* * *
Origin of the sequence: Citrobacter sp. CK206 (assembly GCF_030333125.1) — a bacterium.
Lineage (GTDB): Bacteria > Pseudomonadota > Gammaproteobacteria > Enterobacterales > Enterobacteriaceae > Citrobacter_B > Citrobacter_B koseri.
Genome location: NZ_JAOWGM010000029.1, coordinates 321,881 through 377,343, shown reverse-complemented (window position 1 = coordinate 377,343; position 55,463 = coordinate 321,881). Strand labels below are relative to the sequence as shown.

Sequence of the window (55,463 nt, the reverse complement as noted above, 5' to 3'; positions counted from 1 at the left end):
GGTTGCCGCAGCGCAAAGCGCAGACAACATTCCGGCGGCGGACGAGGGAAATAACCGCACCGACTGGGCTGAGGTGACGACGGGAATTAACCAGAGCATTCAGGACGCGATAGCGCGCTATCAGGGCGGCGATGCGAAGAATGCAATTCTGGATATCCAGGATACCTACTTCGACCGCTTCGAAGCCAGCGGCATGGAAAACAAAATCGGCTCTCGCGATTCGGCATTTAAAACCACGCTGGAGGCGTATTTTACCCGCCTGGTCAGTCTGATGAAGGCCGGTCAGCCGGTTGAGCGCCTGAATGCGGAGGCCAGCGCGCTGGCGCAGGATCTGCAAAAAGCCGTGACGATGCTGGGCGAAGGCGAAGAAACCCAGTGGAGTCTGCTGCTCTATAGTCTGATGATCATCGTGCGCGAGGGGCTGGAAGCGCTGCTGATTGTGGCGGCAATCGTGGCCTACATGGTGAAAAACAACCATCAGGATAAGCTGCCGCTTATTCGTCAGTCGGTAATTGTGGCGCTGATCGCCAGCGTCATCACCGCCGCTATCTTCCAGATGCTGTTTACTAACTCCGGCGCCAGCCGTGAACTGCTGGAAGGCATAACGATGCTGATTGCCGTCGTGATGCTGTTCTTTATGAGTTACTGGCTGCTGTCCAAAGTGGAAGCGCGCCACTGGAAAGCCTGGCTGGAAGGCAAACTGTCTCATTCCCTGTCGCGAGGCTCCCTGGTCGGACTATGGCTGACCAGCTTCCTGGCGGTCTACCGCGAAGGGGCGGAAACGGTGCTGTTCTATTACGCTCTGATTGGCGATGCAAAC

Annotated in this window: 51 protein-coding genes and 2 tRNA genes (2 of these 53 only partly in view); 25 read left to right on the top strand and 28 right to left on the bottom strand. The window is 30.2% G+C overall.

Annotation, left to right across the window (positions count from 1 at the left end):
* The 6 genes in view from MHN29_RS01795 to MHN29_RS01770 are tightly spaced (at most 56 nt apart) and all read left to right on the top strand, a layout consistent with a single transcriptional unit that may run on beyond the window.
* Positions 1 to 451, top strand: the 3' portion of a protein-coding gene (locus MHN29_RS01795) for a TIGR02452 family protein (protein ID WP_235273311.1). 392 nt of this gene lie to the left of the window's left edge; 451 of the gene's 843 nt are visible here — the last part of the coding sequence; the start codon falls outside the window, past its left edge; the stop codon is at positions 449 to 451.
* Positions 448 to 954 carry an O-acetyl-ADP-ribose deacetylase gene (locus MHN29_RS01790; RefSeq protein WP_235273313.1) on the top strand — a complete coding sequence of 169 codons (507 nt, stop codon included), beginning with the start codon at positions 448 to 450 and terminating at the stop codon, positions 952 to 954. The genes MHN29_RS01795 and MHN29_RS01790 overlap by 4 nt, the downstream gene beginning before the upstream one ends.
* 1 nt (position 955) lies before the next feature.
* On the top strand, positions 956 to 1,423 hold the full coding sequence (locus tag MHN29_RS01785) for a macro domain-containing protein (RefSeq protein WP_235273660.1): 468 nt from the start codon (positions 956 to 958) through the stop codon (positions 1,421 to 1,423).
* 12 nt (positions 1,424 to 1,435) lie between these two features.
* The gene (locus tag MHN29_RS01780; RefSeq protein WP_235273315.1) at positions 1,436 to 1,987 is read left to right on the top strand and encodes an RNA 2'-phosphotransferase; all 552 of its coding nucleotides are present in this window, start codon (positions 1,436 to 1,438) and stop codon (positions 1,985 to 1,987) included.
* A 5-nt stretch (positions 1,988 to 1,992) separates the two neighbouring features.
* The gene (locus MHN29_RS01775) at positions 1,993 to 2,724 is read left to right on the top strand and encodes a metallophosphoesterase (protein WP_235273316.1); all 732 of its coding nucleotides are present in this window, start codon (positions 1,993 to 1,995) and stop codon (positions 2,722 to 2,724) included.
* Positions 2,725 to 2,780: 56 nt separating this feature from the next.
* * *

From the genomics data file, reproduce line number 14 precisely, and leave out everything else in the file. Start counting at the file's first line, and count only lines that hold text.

* The gene (locus tag MHN29_RS01780; RefSeq protein WP_235273315.1) at positions 1,436 to 1,987 is read left to right on the top strand and encodes an RNA 2'-phosphotransferase; all 552 of its coding nucleotides are present in this window, start codon (positions 1,436 to 1,438) and stop codon (positions 1,985 to 1,987) included.